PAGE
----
“…to bring out the deeper and divinely intended meaning, which alone is inseparable from faith, it may be necessary to discard the human concepts as well as the words of those who first framed the dogma.” Dulles

“…traditional statements of the faith are conditioned by a cultural situation no longer our own, they must be reinterpreted.” Dulles

“The limited horizons of the medieval Christian mentality, on the one hand, and the expansion of those horizons that began with the discovery of the new world just five hundred years ago, are elements of the ‘historical conditioning’ which the Congregation for the Doctrine of the Faith has told us we must take into account in interpreting church teaching…” Sullivan

D. Harold said...

Formally, as of the 1949 Holy See letter regarding Leonard Feeney, the “exclusivist” interpretation (i.e. doctrine) is no longer binding, no longer to be understood in its literal sense - and in fact - condemned:

"Mystici Corporis also recognizes that there are persons who, while they may not be baptized, belong to the Catholic Church because they so desire (cf. DS 3921). It was for this reason that Pope Pius XII in 1949 had condemned an exclusive interpretation of the axiom "Extra ecclesiam nulla salus".9 9 Letter from the Holy See to the Archbishop of Boston (1949), in: DS 3866-73.

“The occasion of the letter [from the Holy See] was the controversy in Boston over the rigid interpretation which the Jesuit Leonard Feeney and his followers were putting forth as the authentic Catholic position on the question of salvation outside the Catholic Church. Feeney insisted that the pronouncements of the medieval church, such as those of Pope Boniface VIII and the Council of Florence, were still binding, and had to be understood in their literal sense.” [The Church We Believe In, Francis A. Sullivan, S.J., Published by Paulist Press, 1988]

D. Harold said...

Joseph Ratzinger (excerpted from What It Means to Be a Christian):

“Everything we believe about God, and everything we know about man, prevents us from accepting that beyond the limits of the Church there is no more salvation, that up to the time of Christ all men were subject to the fate of eternal damnation. We are no longer ready and able to think that our neighbor, who is a decent and respectable man and in many ways better than we are, should be eternally damned simply because he is not a Catholic. We are no longer ready, no longer willing, to think that eternal corruption should be inflicted on people in Asia, in Africa, or wherever it may be, merely on account of their not having "Catholic" marked in their passport.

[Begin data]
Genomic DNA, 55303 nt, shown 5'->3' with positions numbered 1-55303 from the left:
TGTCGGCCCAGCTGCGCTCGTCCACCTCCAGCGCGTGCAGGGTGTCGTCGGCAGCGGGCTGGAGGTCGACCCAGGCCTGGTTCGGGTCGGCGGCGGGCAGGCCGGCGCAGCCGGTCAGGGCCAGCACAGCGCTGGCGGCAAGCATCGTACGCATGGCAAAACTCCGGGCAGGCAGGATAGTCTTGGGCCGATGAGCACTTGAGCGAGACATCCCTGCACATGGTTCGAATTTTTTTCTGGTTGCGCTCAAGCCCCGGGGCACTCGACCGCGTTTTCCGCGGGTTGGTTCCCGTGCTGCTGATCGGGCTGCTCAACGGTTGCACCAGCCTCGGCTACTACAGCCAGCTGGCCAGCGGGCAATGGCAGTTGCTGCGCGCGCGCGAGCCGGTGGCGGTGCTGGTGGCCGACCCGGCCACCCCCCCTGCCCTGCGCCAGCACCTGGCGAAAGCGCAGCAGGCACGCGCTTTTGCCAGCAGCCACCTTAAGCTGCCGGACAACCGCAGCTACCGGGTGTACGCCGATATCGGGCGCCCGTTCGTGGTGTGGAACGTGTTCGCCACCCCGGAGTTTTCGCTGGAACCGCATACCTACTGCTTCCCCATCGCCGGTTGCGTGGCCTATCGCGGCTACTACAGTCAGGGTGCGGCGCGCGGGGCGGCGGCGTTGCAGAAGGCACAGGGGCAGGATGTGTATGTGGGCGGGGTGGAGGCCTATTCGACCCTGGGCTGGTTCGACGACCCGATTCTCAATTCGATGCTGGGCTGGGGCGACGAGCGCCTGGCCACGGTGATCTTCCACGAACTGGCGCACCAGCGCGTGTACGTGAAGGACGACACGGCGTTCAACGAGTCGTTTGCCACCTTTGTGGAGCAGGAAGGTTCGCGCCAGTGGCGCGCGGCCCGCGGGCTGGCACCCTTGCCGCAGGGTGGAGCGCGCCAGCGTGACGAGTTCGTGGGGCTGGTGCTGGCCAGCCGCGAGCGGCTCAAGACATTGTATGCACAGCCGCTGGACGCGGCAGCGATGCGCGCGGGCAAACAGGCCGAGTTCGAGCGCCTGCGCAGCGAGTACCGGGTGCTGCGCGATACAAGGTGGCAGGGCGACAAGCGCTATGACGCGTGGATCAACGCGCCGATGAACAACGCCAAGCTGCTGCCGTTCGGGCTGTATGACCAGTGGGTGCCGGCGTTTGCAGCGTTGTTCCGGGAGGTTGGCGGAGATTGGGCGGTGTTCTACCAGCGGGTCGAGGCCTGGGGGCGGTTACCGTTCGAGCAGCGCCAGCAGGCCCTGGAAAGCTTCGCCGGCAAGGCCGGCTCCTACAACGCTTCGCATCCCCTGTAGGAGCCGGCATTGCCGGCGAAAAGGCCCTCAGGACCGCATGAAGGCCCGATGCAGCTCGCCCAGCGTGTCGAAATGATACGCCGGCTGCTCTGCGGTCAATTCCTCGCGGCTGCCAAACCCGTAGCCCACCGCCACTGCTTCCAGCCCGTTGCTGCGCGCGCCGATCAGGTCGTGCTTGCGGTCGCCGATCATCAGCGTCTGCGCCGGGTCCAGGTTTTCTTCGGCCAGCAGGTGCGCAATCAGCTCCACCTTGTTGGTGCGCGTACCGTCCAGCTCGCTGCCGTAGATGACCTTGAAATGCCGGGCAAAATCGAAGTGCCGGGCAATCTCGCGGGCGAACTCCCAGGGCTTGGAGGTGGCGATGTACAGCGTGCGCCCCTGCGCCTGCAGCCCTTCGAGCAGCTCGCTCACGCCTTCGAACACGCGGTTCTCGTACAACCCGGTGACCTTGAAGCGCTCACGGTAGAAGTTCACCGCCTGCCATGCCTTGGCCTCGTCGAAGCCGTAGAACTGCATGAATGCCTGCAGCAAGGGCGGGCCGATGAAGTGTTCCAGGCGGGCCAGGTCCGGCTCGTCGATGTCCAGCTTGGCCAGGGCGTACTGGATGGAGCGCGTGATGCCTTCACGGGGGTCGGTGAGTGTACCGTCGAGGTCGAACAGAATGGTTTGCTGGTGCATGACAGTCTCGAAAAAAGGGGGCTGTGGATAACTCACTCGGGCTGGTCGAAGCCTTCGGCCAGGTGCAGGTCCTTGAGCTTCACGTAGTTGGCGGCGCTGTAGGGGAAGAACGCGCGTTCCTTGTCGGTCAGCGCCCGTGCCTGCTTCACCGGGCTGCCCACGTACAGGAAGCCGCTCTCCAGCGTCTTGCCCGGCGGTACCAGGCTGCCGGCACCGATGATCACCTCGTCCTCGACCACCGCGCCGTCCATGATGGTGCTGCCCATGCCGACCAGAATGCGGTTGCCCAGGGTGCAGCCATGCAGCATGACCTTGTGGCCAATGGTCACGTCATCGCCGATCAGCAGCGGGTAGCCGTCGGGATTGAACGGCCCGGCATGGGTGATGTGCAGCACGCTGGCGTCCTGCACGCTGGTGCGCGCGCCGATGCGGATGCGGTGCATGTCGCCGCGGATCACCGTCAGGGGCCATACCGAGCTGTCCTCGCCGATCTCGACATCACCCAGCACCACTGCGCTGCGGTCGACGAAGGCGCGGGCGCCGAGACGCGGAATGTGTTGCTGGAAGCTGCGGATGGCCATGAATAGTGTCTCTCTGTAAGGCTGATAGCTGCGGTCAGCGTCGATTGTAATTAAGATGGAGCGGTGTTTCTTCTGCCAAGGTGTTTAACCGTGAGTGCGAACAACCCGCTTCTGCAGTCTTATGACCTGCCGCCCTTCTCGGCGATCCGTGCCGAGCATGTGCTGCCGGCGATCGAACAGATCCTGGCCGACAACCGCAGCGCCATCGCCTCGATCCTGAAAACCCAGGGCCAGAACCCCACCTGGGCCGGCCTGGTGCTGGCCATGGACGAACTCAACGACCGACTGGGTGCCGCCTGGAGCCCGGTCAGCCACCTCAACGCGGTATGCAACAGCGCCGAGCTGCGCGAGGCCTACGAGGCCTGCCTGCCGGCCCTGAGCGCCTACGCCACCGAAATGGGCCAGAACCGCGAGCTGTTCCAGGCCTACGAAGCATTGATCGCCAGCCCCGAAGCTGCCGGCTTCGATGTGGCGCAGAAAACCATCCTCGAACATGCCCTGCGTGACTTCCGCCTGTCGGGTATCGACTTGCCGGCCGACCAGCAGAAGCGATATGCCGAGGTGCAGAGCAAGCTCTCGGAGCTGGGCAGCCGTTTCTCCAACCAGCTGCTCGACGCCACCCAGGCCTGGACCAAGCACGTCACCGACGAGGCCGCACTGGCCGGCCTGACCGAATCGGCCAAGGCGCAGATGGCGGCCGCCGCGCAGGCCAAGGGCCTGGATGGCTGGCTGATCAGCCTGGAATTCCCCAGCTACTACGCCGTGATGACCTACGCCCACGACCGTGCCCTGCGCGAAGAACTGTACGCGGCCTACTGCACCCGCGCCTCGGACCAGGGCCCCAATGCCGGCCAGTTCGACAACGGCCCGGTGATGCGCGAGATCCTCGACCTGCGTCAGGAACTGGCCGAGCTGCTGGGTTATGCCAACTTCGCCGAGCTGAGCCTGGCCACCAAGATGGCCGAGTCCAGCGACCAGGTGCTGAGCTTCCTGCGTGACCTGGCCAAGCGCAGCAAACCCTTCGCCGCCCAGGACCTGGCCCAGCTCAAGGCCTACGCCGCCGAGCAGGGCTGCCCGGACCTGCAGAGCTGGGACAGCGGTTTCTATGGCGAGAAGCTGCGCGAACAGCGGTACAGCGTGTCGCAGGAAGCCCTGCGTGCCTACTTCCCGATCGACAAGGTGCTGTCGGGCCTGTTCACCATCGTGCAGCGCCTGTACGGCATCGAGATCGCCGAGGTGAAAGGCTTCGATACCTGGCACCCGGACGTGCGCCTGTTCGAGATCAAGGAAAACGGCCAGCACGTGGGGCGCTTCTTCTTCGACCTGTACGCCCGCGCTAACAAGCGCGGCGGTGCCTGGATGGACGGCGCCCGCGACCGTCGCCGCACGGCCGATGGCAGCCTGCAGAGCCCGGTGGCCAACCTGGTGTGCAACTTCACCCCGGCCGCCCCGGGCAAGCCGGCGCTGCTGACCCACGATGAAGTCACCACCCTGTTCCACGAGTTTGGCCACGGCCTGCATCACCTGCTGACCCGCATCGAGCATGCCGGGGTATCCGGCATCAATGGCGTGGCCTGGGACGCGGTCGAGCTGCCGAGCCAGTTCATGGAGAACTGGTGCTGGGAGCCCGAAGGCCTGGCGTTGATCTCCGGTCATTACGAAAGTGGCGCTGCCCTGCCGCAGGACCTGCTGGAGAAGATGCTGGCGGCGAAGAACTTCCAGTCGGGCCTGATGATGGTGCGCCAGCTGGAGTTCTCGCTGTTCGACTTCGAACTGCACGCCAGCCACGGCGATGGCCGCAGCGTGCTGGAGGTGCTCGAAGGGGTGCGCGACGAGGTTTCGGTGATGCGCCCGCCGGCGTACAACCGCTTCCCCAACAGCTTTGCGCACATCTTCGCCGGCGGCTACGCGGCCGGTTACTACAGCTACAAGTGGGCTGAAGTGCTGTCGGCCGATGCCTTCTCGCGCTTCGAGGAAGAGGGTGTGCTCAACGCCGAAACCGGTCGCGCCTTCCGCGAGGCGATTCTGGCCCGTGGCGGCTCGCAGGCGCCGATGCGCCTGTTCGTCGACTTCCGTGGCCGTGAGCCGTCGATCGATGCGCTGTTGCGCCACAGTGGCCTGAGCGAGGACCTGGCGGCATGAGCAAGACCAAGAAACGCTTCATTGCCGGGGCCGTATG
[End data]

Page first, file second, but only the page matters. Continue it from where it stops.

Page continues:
Actually, a great deal of thought had been devoted in theology, both before and after Ignatius, to the question of how people, without even knowing it, in some way belonged to the Church and to Christ and could thus be saved nevertheless. And still today, a great deal of perspicacity is used in such reflections.

Yet if we are honest, we will have to admit that this is not our problem at all. The question we have to face is not that of whether other people can be saved and how. We are convinced that God is able to do this with or without our theories, with or without our perspicacity, and that we do not need to help him do it with our cogitations. The question that really troubles us is not in the least concerned with whether and how God manages to save others. [Excerpted from 'What It Means to Be a Christian – Three Sermons.'.

Gene said...

D. Harold, Jesus said you cannot put new wine in old wine skins. You did not address my question…but it does not matter because I think you have revealed your liberal/progressive leanings.

Gene said...

Karl Rahner is hardly anyone upon whom to model Catholic/Christian belief. His entire theology is predicated upon anthropology, the "existential" condition of man and his encounter with a "Word-Event" (Ebeling…a neo-prot)." Rahner does not view the resurrection of Christ as a historical event, but rather an internal event/encounter of man with some "mystery" that transforms his self-awareness. Christologically, he appears to be a modalist…although I know such terms mean nothing to our modern breed of liberal theologians. Being German, Rahner draws heavily upon Hegel and Kant (whom he misuses), and tends to obfuscate theological and doctrinal issues with a lot of dialectical gobbled-gook, pseudo-theological language. Rahner was all the rage when I was in grad school…the neo-prots love him. Half the problem with Vat II was Rahner's considerable influence.